Radio has long been integral to my life.  I have it on from the time I awake to when I go to sleep, although TV and DVD listening fill other points of my time when I am not engaged in other ways.   As a writer and newsman most of my life, I am drawn to news and commentary programming that radio does well. I spend less of my time listening to music stations.  Yet, I look back on my radio-listening history and see I gravitated from one form of  radio listening to another.

While we can do split-screen TV to try to take advantage of  two competing things, it isn’t really possible with radio.  One has to choose one station at a time and risk missing the good discussions, news and music on other stations.  Car radio buttons are great for moving back and forth, but I cannot always succeed in getting the settings to work.

I first remember listening in the early 1950s to radio theatre like “Fibber Magee and Molly” and to the news, delivered with gusto at noon by Jack Shelley from WHO 1040 in Des Moines, Iowa. (Jack was later my professor for a radio/TV  journalism class at Iowa State University.)  As a kid living nearby in Polk City, I remember a regular radio show, “The National Farm and Home Hour” where Everett Mitchell came on and began his show with the zesty words, “It’s a Beautiful Day in Chicago!!” On Sunday mornings, we had the cartoon section from the Des Moines Sunday Register spread out on the floor as someone read the words to those comics on the air.

Later as a farm boy assigned to milk the cows, I relied on the plastic radio in the barn.  It was either tuned into the music from KWWL radio in Waterloo,  KWMT radio from Fort Dodge with great rock music of the 1960s or WHO from Des Moines with talk radio.  Sometimes it was WMT (600 AM) radio from Cedar Rapids. Their “Sunday Night Pops Concert” with Jerry Carr, “The Ole Cherokee,” was amazing radio — uplifting and rich with sayings, expressions, poetry and a smorgasbord of music. (Jerry, who shared my birthday, died in 2003 at age 76 — an icon in Eastern Iowa radio).

When we moved to Arizona in 1984, I was a real fan of KTAR (620 AM). When KFYI (first 910 AM and now 550 AM) came on the air 25 years ago, I quickly became a fan of their talk radio format — balanced with personalities from the right and left of the political spectrum.  But then they went totally conservative, and they lost me.   Later, I largely abandoned KTAR because it shifted strongly to the right with national talk show hosts and a stable of 20- to 40-something guys who are firebrands for the right.  I was heartened with Air America went on the air to counter right-wing radio. The KPHX (1480 AM) station rose and fell from financial and management, tied in to Air America, which went bankrupt.  Off the air for a time, KPHX rebounded with most of the same national and local personalities without the Air America connection.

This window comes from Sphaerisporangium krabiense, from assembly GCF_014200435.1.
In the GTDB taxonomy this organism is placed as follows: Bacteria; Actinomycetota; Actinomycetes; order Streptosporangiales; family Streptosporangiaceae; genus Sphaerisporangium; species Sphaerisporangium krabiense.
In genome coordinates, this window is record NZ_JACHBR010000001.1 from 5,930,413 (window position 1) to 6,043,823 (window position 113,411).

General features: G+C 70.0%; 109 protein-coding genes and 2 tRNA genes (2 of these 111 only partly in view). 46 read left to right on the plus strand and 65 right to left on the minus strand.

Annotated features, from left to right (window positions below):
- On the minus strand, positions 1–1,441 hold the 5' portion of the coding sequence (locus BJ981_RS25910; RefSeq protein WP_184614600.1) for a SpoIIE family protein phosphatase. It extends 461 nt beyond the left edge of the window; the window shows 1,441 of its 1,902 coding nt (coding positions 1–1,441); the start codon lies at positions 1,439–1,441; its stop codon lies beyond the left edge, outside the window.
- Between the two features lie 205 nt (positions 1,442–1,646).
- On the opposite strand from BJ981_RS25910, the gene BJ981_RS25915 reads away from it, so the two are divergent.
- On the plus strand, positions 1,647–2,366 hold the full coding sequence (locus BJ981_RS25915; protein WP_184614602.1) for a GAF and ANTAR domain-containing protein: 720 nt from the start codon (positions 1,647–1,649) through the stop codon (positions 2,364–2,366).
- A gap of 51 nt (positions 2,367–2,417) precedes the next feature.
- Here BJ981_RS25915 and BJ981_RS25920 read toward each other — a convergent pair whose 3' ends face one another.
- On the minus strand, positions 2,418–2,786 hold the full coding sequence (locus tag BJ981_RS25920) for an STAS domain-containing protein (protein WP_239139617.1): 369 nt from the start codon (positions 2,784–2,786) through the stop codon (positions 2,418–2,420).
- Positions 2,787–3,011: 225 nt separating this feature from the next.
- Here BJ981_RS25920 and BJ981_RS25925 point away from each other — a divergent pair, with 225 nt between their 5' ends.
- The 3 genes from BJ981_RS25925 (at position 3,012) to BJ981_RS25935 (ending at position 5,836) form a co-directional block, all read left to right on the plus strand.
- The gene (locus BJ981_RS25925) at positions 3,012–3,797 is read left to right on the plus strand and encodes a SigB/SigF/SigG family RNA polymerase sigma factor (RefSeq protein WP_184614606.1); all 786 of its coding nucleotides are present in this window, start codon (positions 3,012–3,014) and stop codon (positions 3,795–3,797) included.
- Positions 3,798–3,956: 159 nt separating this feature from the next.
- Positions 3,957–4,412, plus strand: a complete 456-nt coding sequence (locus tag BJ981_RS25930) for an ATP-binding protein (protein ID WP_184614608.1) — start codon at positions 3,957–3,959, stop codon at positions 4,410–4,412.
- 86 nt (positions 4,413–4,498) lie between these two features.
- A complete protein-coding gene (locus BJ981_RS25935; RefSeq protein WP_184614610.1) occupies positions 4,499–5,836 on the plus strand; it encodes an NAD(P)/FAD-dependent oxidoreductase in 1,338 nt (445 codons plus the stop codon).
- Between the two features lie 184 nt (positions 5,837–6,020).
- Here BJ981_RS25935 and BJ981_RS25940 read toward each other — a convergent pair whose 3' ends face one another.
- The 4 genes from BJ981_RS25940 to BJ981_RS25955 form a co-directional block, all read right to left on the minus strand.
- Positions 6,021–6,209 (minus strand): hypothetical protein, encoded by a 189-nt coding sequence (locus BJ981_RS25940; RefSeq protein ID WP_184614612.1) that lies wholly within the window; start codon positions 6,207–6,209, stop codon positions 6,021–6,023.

When Air America fizzled and before the rebound of KPHX, I turned to National Public Radio, NPR, and KJZZ (91.5 FM).  I have truly come to feel like I have found a radio home there, for many reasons.   It is truly more insightful, more informing and more idea-based than anything else on the air.  The fact that the segments are longer and richer in details and the  interviews feature sources who can talk for minutes, instead of 10-second sound bites. The shows’ analysis and the focus on the world set it apart.  NPR staffers are  so articulate, extremely capable at interviewing and true specialists in their niches of world issues. NPR has its own style of broadcast sound that gives it character and sophistication.

NPR cannot be topped for its offerings of daylong programming:  “Morning Edition,” a two-hour block of national and Arizona news and analysis; “The Diane Rehm Show,” featuring an icon in radio whose trademark vocal cords don’t limit her two-hour university of ideas and guests; “Fresh Air”; “Talk of the Nation”;  “All Things Considered”; and international news broadcasts. Show after show is rich with magazine-like examination of issues.   Its weekend offerings are rich in cultural and specialized programming.  At the heart of that is “A Prairie Home Companion,” the classic two-hour mix of music and comedy of Garrison Keillor, who keeps us informed on the  character of mythical Lake Wobegon.

Then at night, I turn to KFYI for segments of “Coast to Coast  AM,” with George Noory. From 10 p.m. to 4 a.m., listeners are exposed to the metaphysical, paranormal and unorthodox world.  Noory and others hosts like Art Bell, George Knapp and Ian Punnett spend the night talking to writers, investigators, psychics and the woo-woo people who discuss UFOs, the occult, shadow people, crop circles, remote viewing, the excesses of religious faiths, science fiction, astronomy, hauntings and hollow earth theories, for example. Alas, sleep intercedes and I miss so much of their shows, although I have to option to go to their archives.

At times, I enjoy  to spend time with “Beth and Friends” on KEZ (99.9 FM) in the morning and the great oldies of KOY (1230 AM), the state’s oldest station.

I have not mentioned the radio shows that, to me, represent hate radio, with personalities who spend their time raising fear and spreading distrust. I refuse to listen them and give them any credibility.

All in all, radio is so alive and well and never boring.

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